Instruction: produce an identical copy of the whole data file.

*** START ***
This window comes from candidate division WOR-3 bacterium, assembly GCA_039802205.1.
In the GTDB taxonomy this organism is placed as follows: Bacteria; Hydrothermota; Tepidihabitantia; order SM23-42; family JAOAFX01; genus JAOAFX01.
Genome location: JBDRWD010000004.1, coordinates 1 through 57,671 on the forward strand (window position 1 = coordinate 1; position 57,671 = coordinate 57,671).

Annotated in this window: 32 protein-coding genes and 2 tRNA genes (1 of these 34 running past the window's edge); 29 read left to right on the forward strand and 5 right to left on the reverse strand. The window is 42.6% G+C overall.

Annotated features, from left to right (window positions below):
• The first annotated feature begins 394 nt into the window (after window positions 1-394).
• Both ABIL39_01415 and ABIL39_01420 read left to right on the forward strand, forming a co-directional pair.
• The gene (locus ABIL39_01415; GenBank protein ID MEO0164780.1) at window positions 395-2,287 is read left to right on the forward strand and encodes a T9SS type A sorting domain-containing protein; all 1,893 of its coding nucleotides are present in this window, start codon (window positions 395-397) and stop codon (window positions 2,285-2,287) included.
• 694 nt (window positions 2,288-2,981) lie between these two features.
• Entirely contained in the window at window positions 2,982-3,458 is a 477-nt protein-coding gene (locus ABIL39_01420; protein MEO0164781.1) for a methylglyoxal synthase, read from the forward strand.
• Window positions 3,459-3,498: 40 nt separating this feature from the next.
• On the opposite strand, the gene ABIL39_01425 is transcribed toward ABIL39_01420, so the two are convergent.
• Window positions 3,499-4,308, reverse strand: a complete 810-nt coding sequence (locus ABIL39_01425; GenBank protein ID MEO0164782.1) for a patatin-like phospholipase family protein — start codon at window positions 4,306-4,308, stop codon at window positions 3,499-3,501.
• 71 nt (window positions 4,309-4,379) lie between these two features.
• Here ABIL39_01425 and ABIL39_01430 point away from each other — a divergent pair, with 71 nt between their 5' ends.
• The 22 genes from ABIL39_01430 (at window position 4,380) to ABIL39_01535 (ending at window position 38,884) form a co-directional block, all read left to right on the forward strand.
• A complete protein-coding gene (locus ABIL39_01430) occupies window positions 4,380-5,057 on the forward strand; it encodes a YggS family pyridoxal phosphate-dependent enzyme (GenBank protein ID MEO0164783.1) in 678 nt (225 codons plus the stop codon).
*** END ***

This window comes from candidate division WOR-3 bacterium, assembly GCA_039802205.1.
In the GTDB taxonomy this organism is placed as follows: Bacteria; Hydrothermota; Tepidihabitantia; order SM23-42; family JAOAFX01; genus JAOAFX01.
Genome location: JBDRWD010000004.1, coordinates 1 through 57,671 on the forward strand (window position 1 = coordinate 1; position 57,671 = coordinate 57,671).

Annotated in this window: 32 protein-coding genes and 2 tRNA genes (1 of these 34 running past the window's edge); 29 read left to right on the forward strand and 5 right to left on the reverse strand. The window is 42.6% G+C overall.

Annotated features, from left to right (window positions below):
• The first annotated feature begins 394 nt into the window (after window positions 1-394).
• Both ABIL39_01415 and ABIL39_01420 read left to right on the forward strand, forming a co-directional pair.
• The gene (locus ABIL39_01415; GenBank protein ID MEO0164780.1) at window positions 395-2,287 is read left to right on the forward strand and encodes a T9SS type A sorting domain-containing protein; all 1,893 of its coding nucleotides are present in this window, start codon (window positions 395-397) and stop codon (window positions 2,285-2,287) included.
• 694 nt (window positions 2,288-2,981) lie between these two features.
• Entirely contained in the window at window positions 2,982-3,458 is a 477-nt protein-coding gene (locus ABIL39_01420; protein MEO0164781.1) for a methylglyoxal synthase, read from the forward strand.
• Window positions 3,459-3,498: 40 nt separating this feature from the next.
• On the opposite strand, the gene ABIL39_01425 is transcribed toward ABIL39_01420, so the two are convergent.
• Window positions 3,499-4,308, reverse strand: a complete 810-nt coding sequence (locus ABIL39_01425; GenBank protein ID MEO0164782.1) for a patatin-like phospholipase family protein — start codon at window positions 4,306-4,308, stop codon at window positions 3,499-3,501.
• 71 nt (window positions 4,309-4,379) lie between these two features.
• Here ABIL39_01425 and ABIL39_01430 point away from each other — a divergent pair, with 71 nt between their 5' ends.
• The 22 genes from ABIL39_01430 (at window position 4,380) to ABIL39_01535 (ending at window position 38,884) form a co-directional block, all read left to right on the forward strand.
• A complete protein-coding gene (locus ABIL39_01430) occupies window positions 4,380-5,057 on the forward strand; it encodes a YggS family pyridoxal phosphate-dependent enzyme (GenBank protein ID MEO0164783.1) in 678 nt (225 codons plus the stop codon).